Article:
Implementation of the Agency Workers Directive may be 19 months away (AWD is due for Implementation in October 2011) however many questions have yet to be answered, including how best to calculate the 12 week derogation period, how those operating Contractor Limited Companies will be affected by contracts inside the scope of IR35 and how relationships with Umbrella Companies will have to change. With Britain relying so heavily on highly skilled contract professionals the implementation of the AWD needs to run smoothly so as not to negatively affect the UK Economy.
Thankfully, industry bodies such as the Recruitment and Employment Confederation are pressing the Government on the need for a smooth transition. The REC Director of External Relations, Tom Hadley, said on the run up to the 2011 Implementation “We are moving forwards in terms of understanding the practicalities of implementing equal treatment measures in the UK. The REC’s in-house legal team is preparing detailed opinions on the priority areas flagged up by members and we will be looking for these ‘hot topics’ to be addressed in the Government’s official guidance. There will also be scope for a more substantial review of current interpretations if the Conservatives win the general election. Looking ahead, the industry needs to stay focused and united to ensure that the incoming Government understands and responds to our concerns. Mature leadership is needed – now is not the time for grandstanding gestures or for seeking judicial reviews on peripheral issues.”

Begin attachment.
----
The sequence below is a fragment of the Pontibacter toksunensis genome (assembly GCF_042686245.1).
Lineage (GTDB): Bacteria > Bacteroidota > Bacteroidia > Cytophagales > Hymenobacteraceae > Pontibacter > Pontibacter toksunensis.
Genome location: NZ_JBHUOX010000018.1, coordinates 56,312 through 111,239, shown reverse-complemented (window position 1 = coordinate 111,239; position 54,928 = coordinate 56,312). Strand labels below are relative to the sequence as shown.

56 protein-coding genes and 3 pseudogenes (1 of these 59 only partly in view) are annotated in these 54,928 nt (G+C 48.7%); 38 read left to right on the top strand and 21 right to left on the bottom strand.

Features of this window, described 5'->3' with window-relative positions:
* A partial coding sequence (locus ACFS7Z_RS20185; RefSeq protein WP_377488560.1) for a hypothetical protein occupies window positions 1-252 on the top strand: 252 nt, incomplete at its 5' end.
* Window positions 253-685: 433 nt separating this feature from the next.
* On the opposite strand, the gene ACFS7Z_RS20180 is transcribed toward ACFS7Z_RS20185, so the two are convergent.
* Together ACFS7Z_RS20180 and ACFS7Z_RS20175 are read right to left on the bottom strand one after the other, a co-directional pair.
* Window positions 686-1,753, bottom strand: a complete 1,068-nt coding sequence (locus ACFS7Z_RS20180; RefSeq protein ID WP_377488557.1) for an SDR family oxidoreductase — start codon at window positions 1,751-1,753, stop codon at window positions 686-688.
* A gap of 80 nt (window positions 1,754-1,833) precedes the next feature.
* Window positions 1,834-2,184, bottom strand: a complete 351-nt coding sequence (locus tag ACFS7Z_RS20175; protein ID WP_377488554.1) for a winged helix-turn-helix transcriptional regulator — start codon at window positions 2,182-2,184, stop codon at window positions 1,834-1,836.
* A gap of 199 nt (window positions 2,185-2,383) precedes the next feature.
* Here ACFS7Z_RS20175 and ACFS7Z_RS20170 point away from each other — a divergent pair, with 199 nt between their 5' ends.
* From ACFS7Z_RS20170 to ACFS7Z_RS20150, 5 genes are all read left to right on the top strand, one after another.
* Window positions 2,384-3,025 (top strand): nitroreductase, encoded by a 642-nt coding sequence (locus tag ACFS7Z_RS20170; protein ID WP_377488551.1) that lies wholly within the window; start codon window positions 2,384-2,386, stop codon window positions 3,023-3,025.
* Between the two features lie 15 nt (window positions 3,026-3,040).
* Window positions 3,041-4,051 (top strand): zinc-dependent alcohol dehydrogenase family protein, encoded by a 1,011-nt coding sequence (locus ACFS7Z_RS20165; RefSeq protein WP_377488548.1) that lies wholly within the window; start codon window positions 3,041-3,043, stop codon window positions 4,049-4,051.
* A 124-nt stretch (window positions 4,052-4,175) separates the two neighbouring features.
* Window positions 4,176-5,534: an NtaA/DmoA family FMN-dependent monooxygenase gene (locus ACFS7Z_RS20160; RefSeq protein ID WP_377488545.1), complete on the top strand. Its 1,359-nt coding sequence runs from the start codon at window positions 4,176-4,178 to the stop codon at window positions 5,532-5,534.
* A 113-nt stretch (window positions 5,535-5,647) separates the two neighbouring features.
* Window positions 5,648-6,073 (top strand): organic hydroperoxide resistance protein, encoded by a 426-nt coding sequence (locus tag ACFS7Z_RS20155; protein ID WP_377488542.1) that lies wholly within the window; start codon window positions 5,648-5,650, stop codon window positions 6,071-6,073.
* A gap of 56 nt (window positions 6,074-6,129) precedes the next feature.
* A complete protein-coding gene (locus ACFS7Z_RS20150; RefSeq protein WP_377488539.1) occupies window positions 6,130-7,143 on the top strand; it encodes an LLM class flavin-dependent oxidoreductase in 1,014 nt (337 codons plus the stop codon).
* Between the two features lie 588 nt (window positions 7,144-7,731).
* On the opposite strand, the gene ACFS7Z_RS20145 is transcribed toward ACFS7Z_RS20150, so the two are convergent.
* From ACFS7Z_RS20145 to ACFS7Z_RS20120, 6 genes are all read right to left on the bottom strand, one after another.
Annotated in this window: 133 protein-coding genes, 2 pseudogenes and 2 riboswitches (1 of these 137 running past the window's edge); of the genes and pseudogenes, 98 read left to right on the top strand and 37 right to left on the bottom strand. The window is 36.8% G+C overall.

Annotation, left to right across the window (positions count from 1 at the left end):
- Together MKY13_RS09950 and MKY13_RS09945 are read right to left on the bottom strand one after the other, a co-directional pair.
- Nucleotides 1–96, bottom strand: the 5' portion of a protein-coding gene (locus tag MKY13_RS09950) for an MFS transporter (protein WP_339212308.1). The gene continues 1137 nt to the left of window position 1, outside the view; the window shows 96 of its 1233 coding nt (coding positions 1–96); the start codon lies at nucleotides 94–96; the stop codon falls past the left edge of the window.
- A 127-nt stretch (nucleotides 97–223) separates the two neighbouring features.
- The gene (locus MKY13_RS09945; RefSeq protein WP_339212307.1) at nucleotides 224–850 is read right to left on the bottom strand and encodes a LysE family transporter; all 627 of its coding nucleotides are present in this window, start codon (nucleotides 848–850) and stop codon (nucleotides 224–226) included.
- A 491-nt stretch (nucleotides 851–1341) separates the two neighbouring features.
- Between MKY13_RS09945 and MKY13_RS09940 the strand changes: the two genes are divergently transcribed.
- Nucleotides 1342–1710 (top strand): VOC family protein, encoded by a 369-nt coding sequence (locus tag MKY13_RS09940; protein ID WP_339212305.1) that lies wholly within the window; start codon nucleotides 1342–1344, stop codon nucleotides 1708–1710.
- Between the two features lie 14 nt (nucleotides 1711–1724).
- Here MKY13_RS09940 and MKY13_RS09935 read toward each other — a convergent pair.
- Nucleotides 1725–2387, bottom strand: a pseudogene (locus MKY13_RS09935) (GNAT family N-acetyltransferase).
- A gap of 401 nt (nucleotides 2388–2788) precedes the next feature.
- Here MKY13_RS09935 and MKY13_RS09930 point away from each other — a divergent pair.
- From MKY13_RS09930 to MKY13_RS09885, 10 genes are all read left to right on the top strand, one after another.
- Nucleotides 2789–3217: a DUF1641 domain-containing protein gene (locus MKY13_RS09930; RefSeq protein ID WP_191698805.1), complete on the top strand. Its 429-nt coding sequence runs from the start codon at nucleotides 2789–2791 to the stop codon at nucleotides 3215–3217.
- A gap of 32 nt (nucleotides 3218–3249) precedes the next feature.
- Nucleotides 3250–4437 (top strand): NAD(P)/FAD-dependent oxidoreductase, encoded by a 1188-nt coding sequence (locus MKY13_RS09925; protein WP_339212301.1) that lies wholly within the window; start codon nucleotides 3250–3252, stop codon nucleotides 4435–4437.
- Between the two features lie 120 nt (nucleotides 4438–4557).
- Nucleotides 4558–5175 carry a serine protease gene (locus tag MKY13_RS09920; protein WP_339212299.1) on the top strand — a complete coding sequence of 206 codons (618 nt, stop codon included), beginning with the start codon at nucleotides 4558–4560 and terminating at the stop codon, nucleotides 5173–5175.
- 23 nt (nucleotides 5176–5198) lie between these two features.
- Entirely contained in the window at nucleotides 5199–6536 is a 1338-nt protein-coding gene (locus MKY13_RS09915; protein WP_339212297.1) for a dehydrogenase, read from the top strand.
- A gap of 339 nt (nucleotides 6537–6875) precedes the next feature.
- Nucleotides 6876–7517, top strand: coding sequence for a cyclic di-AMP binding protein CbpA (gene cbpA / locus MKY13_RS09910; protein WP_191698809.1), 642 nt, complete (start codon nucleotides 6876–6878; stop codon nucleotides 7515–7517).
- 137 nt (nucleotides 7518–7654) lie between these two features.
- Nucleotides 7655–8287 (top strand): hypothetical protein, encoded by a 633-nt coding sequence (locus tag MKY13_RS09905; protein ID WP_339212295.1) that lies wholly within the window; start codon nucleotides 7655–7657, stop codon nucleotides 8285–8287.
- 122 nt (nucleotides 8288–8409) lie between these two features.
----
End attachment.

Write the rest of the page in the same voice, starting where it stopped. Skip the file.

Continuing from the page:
What is the Agency Workers Directive?
The Agency Workers Directive is a piece of legislation designed to protect the rights of low paid agency workers.
Designed by the European Community (see below), the legislation gives agency workers the same pay, terms and conditions of employment, maternity / paternity benefits as workers who are permanent employees of a client company. These employment rights are either given:
- As soon as the agency worker starts working for the client, OR
- After a certain length of time known as the ‘derogation period’ (agreed to be 12 weeks by the CBI, TUC and the Government).
How will the Agency Workers Directive affect Highly Skilled Contractors?
Obviously the AWD has been a big concern for many highly skilled contractors who benefit significantly from their independence and are not interested in gaining the same employment rights as perm employees after 12 weeks. In particular those contractors operating Contractor Limited Companies outside the scope of the IR35 legislation stood to lose the most, due to the fact that they would lose the ability to take income in the form of profits and thereby saving significant amounts in National Insurance Contributions.
Thankfully at least, when the draft regulations were released they excluded those:
- Working as Self Employed
- Operating a Contractor Limited Company
- Employed on Managed Service Contracts